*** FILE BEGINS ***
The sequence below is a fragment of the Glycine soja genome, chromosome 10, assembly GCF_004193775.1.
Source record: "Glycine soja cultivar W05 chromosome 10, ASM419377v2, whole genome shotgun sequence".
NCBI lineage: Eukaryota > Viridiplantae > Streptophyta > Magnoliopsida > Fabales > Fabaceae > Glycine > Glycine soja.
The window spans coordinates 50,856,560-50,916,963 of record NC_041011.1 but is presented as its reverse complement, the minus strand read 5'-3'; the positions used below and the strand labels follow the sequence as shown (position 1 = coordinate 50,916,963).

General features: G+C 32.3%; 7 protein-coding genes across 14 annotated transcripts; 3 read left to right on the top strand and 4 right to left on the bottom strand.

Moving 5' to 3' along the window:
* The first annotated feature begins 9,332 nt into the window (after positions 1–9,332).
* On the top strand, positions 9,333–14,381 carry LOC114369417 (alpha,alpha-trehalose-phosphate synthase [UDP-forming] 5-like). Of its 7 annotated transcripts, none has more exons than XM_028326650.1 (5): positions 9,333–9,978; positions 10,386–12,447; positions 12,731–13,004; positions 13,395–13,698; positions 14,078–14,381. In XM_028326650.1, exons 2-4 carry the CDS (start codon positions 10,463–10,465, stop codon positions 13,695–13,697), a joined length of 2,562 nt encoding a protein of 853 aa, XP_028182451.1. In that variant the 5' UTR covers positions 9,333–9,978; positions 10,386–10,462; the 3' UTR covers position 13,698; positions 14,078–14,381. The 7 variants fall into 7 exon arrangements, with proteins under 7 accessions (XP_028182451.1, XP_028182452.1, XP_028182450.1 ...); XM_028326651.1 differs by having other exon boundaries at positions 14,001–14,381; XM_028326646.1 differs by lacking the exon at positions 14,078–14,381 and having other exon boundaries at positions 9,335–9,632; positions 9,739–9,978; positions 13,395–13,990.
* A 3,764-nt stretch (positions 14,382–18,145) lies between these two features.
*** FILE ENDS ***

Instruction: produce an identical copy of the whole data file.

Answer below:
The sequence below is a fragment of the Glycine soja genome, chromosome 10, assembly GCF_004193775.1.
Source record: "Glycine soja cultivar W05 chromosome 10, ASM419377v2, whole genome shotgun sequence".
NCBI lineage: Eukaryota > Viridiplantae > Streptophyta > Magnoliopsida > Fabales > Fabaceae > Glycine > Glycine soja.
The window spans coordinates 50,856,560-50,916,963 of record NC_041011.1 but is presented as its reverse complement, the minus strand read 5'-3'; the positions used below and the strand labels follow the sequence as shown (position 1 = coordinate 50,916,963).

General features: G+C 32.3%; 7 protein-coding genes across 14 annotated transcripts; 3 read left to right on the top strand and 4 right to left on the bottom strand.

Moving 5' to 3' along the window:
* The first annotated feature begins 9,332 nt into the window (after positions 1–9,332).
* On the top strand, positions 9,333–14,381 carry LOC114369417 (alpha,alpha-trehalose-phosphate synthase [UDP-forming] 5-like). Of its 7 annotated transcripts, none has more exons than XM_028326650.1 (5): positions 9,333–9,978; positions 10,386–12,447; positions 12,731–13,004; positions 13,395–13,698; positions 14,078–14,381. In XM_028326650.1, exons 2-4 carry the CDS (start codon positions 10,463–10,465, stop codon positions 13,695–13,697), a joined length of 2,562 nt encoding a protein of 853 aa, XP_028182451.1. In that variant the 5' UTR covers positions 9,333–9,978; positions 10,386–10,462; the 3' UTR covers position 13,698; positions 14,078–14,381. The 7 variants fall into 7 exon arrangements, with proteins under 7 accessions (XP_028182451.1, XP_028182452.1, XP_028182450.1 ...); XM_028326651.1 differs by having other exon boundaries at positions 14,001–14,381; XM_028326646.1 differs by lacking the exon at positions 14,078–14,381 and having other exon boundaries at positions 9,335–9,632; positions 9,739–9,978; positions 13,395–13,990.
* A 3,764-nt stretch (positions 14,382–18,145) lies between these two features.